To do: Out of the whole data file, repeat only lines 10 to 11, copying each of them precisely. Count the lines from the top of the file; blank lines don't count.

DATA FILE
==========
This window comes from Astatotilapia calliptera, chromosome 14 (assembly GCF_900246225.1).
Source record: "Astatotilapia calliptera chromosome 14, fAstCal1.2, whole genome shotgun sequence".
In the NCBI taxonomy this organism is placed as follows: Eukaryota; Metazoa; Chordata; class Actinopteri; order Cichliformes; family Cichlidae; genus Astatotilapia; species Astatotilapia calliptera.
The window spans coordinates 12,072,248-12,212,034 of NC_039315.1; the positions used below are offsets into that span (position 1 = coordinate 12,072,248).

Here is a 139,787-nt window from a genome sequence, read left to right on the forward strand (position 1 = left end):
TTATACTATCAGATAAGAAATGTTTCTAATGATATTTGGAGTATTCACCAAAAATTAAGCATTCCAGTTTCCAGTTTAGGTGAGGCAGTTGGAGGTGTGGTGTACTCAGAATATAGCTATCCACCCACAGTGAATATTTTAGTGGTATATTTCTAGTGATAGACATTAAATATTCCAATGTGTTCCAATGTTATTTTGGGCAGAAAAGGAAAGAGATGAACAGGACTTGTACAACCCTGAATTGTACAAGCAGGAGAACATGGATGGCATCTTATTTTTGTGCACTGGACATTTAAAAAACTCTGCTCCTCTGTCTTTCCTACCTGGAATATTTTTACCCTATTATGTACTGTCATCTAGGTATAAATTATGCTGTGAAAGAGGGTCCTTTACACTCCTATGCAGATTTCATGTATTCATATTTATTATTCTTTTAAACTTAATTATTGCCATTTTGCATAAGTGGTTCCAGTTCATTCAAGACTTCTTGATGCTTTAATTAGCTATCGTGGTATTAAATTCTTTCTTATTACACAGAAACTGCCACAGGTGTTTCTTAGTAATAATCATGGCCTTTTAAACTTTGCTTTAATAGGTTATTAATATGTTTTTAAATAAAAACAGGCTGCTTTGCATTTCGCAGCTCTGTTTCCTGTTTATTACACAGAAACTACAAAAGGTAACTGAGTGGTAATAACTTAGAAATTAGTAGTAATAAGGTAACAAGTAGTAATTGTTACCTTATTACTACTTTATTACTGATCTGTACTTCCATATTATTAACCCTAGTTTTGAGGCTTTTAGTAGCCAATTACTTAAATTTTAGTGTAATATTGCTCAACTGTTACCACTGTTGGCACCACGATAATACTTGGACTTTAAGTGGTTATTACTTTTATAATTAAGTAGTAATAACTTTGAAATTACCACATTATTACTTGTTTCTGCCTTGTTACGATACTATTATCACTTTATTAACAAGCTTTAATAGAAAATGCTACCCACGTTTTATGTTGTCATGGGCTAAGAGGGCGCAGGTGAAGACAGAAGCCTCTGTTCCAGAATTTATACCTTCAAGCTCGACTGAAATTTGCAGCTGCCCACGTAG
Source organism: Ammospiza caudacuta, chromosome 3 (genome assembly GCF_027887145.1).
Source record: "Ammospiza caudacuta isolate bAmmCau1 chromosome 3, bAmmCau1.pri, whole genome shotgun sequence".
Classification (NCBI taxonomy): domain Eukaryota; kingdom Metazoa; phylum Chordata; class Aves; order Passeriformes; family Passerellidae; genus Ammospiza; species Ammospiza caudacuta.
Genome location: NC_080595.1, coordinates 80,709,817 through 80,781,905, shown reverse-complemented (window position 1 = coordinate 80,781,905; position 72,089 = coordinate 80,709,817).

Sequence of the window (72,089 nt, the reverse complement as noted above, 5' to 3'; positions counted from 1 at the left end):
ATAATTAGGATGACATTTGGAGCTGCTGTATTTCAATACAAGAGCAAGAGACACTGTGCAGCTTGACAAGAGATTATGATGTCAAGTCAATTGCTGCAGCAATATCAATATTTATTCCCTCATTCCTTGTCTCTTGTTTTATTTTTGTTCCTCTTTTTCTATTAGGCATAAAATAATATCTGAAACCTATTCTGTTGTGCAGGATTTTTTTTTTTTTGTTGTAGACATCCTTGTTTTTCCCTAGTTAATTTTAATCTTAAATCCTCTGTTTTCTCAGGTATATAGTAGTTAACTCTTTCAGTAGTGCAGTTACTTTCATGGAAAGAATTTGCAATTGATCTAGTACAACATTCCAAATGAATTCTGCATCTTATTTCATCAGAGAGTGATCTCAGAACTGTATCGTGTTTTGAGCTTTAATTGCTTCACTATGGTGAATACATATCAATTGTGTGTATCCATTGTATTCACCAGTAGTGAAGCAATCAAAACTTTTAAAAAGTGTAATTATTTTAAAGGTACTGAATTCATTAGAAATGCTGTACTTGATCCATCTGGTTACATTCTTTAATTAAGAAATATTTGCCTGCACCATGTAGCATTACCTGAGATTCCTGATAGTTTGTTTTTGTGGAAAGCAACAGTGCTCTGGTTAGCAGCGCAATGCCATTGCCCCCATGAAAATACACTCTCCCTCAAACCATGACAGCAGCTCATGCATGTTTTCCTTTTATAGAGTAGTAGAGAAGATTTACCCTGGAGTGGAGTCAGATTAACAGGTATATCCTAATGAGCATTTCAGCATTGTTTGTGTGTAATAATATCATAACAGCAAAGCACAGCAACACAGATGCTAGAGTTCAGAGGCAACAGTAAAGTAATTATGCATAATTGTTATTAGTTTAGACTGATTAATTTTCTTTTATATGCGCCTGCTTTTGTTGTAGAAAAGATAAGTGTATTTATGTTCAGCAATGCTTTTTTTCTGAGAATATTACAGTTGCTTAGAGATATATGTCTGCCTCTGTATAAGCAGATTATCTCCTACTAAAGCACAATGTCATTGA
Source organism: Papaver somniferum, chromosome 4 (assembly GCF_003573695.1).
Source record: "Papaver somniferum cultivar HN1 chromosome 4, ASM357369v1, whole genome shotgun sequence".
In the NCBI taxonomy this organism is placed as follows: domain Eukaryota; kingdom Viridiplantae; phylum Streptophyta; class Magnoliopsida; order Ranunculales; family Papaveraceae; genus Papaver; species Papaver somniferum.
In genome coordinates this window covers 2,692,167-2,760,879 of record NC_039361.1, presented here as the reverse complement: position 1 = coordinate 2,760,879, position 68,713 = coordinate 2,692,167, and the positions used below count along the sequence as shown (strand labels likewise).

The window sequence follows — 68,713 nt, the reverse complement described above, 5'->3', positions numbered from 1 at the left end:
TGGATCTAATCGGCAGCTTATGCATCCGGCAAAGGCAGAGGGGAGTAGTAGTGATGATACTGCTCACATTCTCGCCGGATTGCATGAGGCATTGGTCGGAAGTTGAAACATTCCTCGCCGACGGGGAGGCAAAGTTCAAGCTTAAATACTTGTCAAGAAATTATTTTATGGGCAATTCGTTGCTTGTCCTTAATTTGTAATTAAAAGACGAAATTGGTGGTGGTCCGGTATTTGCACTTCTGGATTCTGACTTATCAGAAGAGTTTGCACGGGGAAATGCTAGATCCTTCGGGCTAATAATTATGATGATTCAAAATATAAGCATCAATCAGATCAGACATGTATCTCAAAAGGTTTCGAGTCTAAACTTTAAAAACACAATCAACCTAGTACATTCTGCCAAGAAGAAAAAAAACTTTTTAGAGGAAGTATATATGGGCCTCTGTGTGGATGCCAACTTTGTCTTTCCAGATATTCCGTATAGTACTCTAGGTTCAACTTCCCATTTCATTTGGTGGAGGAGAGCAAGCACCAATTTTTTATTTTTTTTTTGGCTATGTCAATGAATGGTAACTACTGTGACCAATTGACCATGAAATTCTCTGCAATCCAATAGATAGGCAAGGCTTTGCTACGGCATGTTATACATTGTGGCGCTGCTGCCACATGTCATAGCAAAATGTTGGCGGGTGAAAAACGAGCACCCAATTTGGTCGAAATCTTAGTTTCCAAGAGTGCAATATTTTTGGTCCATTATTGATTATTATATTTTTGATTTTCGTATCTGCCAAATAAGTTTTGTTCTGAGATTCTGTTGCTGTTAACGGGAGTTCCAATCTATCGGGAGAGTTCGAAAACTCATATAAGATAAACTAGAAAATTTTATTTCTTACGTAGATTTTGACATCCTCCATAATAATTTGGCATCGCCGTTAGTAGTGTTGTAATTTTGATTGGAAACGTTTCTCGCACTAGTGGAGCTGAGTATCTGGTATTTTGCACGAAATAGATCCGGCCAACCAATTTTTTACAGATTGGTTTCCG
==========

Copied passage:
Genome location: NC_080595.1, coordinates 80,709,817 through 80,781,905, shown reverse-complemented (window position 1 = coordinate 80,781,905; position 72,089 = coordinate 80,709,817).

Sequence of the window (72,089 nt, the reverse complement as noted above, 5' to 3'; positions counted from 1 at the left end):